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According to this post, in .Net,

Finalizers are actually even worse than that. Besides that they run late (which is indeed a serious problem for many kinds of resources), they are also less powerful because they can only perform a subset of the operations allowed in a destructor (e.g., a finalizer cannot reliably use other objects, whereas a destructor can), and even when writing in that subset finalizers are extremely difficult to write correctly. And collecting finalizable objects is expensive: Each finalizable object, and the potentially huge graph of objects reachable from it, is promoted to the next GC generation, which makes it more expensive to collect by some large multiple.

Does this also apply to JVMs in general and to HotSpot in particular?

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altough not entirely related (hence the comment and not an answer), here's a great and not too old (2007) article on potential finalization issues java.sun.com/developer/technicalArticles/javase/finalization As a bonus, the article shows yet another case where using implementation inheritance instead of composition leads to issues where you'd least expect them. –  NoozNooz42 Jun 2 '10 at 4:36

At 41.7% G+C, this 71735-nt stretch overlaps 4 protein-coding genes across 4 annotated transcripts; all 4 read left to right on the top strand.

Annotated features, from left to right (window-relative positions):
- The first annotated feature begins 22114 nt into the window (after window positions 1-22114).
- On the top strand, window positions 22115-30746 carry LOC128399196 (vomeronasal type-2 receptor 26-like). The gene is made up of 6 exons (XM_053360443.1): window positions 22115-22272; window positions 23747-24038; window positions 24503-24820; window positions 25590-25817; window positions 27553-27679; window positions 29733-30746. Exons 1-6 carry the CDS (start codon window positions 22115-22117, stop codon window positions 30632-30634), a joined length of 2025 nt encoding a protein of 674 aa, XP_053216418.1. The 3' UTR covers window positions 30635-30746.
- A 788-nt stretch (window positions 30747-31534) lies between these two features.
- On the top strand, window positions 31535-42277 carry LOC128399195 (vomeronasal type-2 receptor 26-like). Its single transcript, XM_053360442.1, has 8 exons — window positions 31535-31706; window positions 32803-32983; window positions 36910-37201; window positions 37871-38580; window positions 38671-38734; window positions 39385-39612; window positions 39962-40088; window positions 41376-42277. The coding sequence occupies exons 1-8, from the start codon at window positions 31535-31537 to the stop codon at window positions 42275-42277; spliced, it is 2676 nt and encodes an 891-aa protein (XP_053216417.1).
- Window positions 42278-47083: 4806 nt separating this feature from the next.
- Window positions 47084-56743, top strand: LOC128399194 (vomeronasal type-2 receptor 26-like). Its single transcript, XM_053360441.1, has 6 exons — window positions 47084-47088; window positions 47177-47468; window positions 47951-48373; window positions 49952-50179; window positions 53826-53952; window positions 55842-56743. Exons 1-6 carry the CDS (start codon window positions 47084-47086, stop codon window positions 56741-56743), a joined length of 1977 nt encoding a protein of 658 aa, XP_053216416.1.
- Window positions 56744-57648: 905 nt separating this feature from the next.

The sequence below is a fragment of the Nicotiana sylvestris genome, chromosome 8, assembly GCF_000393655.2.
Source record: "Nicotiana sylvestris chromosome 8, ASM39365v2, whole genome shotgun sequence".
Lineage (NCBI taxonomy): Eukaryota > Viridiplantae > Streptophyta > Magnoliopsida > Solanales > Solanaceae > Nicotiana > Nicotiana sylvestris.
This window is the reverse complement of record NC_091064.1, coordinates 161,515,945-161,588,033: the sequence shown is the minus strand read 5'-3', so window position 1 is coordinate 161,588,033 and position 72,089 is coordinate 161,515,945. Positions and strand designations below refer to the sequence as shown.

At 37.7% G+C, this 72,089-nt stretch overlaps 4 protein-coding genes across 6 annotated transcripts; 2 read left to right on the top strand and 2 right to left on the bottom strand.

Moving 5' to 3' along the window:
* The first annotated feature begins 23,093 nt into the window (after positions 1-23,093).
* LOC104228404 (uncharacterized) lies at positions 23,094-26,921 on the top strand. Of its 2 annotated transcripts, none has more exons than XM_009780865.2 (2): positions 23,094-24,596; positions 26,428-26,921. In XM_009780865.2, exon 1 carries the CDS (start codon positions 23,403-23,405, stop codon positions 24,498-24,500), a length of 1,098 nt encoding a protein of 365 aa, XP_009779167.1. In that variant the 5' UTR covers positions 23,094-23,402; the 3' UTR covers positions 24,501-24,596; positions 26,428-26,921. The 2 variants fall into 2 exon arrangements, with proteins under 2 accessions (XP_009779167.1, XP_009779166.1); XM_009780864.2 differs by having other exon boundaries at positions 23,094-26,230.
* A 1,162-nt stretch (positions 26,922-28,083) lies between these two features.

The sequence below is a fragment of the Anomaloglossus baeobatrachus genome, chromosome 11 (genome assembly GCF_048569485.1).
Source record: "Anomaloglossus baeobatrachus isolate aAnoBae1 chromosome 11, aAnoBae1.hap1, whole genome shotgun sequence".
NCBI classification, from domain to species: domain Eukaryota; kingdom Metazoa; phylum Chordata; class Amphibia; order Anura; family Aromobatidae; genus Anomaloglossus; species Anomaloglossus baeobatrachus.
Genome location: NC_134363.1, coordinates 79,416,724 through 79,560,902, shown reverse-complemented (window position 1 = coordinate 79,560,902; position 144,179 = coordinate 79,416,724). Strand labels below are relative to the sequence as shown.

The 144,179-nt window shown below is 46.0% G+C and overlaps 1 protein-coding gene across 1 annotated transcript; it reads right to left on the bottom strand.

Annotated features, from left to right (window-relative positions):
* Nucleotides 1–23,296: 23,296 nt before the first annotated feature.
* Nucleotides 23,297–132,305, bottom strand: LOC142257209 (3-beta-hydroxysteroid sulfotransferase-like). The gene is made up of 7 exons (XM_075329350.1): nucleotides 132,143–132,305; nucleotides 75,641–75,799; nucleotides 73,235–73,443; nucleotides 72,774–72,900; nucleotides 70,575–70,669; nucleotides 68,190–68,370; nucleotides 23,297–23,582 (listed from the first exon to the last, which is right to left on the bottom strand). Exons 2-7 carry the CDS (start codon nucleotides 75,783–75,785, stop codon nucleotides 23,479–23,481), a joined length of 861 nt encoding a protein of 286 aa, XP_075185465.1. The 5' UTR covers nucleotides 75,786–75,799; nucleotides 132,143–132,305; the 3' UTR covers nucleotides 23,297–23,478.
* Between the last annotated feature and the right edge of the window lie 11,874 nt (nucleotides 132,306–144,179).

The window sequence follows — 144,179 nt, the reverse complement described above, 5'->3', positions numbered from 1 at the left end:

4 Answers 4

up vote 3 down vote accepted

Here are some select quotes from Effective Java 2nd Edition: Item 7: Avoid finalizers:

Finalizers are unpredictable, often dangerous, and generally unnecessary. Their use can cause erratic behavior, poor performance, and portability problems. Finalizers have few valid uses, [...] as a rule of thumb, you should avoid finalizers.

You should really make sure that in fact, you DO need finalizers; most of the time you DON'T.

C++ programmers are cautioned not to think of finalizers as Java's analog of C++ destructors. In C++, destructors are the normal way to reclaim the resources associated with an object, a necessary counterpart to constructors. In Java, the garbage collector reclaims the storage associated with an object when it becomes unreachable, requiring no special effort on the part of the programmer. C++ destructors are also used to reclaim other nonmemory resources. In Java, the try-finally block is generally used for this purpose.